# The Book of Inkscape

When I first started using Inkscape, I read Inkscape: Guide to a Vector Drawing Program by Tavmjong Bah, 3rd edition. It’s now in its 4th edition, which I have not seen.

I received a copy of The Book of Inkscape by Dmitry Kirsanov recently, and it looks like the book I would have preferred to start with. Both books are fine introductions, but Kirsanov’s book is more my style.

Bah’s book is more inductive. It teaches you the elements of Inkscape by first taking you through a series of projects. Kirsanov’s book is organized more like a textbook or a reference. Some people would prefer Bah’s book, especially if it were their intention to work through all the exercises. I prefer Kirsanov’s book, organized more by topic than by project. It’s easier to dip in and out of as needed.

I’d like to learn Inkscape well. I could imagine going through a book slowly, carefully working all the examples, exploring side roads, etc. But that’s not realistic for me any time soon. For now, I expect I’ll learn more about Inkscape just-in-time as I need to make illustrations. And Kirsanov’s book is better suited for that.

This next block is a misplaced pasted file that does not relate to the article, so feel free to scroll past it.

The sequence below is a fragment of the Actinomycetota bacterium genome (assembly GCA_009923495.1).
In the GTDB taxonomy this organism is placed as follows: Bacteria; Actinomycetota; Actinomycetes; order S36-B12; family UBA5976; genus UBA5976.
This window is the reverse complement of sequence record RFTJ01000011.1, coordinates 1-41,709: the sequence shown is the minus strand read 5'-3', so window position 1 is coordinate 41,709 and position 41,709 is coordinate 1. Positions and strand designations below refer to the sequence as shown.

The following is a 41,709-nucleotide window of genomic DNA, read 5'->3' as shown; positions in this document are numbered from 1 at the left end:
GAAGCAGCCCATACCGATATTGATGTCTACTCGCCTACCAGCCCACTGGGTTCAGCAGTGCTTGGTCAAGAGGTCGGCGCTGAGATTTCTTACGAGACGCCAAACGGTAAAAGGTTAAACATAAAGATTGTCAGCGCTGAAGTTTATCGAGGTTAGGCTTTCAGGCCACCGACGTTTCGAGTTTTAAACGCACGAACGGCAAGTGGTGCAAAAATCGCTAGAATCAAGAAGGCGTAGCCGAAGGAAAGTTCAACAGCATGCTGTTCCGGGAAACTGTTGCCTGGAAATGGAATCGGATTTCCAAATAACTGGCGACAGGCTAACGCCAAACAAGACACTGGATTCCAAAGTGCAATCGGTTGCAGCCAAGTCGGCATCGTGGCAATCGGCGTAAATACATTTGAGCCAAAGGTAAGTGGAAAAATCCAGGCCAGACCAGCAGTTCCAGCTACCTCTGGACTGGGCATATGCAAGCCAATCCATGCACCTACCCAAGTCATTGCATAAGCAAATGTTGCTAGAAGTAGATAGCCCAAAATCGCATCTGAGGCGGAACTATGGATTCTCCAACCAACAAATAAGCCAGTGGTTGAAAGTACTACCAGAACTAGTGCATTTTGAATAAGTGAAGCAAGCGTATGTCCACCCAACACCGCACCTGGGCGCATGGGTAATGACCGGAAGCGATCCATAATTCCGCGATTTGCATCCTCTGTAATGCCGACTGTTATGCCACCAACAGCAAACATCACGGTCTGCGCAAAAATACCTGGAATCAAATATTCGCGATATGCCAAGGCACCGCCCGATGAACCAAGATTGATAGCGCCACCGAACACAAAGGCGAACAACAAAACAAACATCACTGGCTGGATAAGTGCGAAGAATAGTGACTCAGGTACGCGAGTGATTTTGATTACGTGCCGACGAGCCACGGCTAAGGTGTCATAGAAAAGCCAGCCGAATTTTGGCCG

Related posts:

# Thoughts on the new Windows logo

I appreciate spare design, but the new Windows logo is just boring.

Here’s the rationale for the new logo according to The Windows Blog:

But if you look back to the origins of the logo you see that it really was meant to be a window. “Windows” really is a beautiful metaphor for computing and with the new logo we wanted to celebrate the idea of a window, in perspective. Microsoft and Windows are all about putting technology in people’s hands to empower them to find their own perspectives. And that is what the new logo was meant to be. We did less of a re-design and more to return it to its original meaning and bringing Windows back to its roots – reimagining the Windows logo as just that – a window.

Greg Hewgill had a different perspective:

If you think about it, the new logo sort of looks like deck chairs on the Titanic when it stern was up in the air…

# 2010 calendar of lost mathematical art

Rod Carvalho wrote a post this morning announcing a beautiful 2010 calendar created by Ron Doerfler. Doerfler’s blog is entitled Dead Reckonings: Lost Art in the Mathematical Sciences. The calendar is an example of such lost art. It is illustrated with nomograms, ingenious ways of computing with graphs before electronic calculators were common. The illustrations are pleasant to look at even if you have no idea what they mean.

Image via Ron Doerfler.

Related posts:

Spherical trig is a lost art. Why care about spherical trig?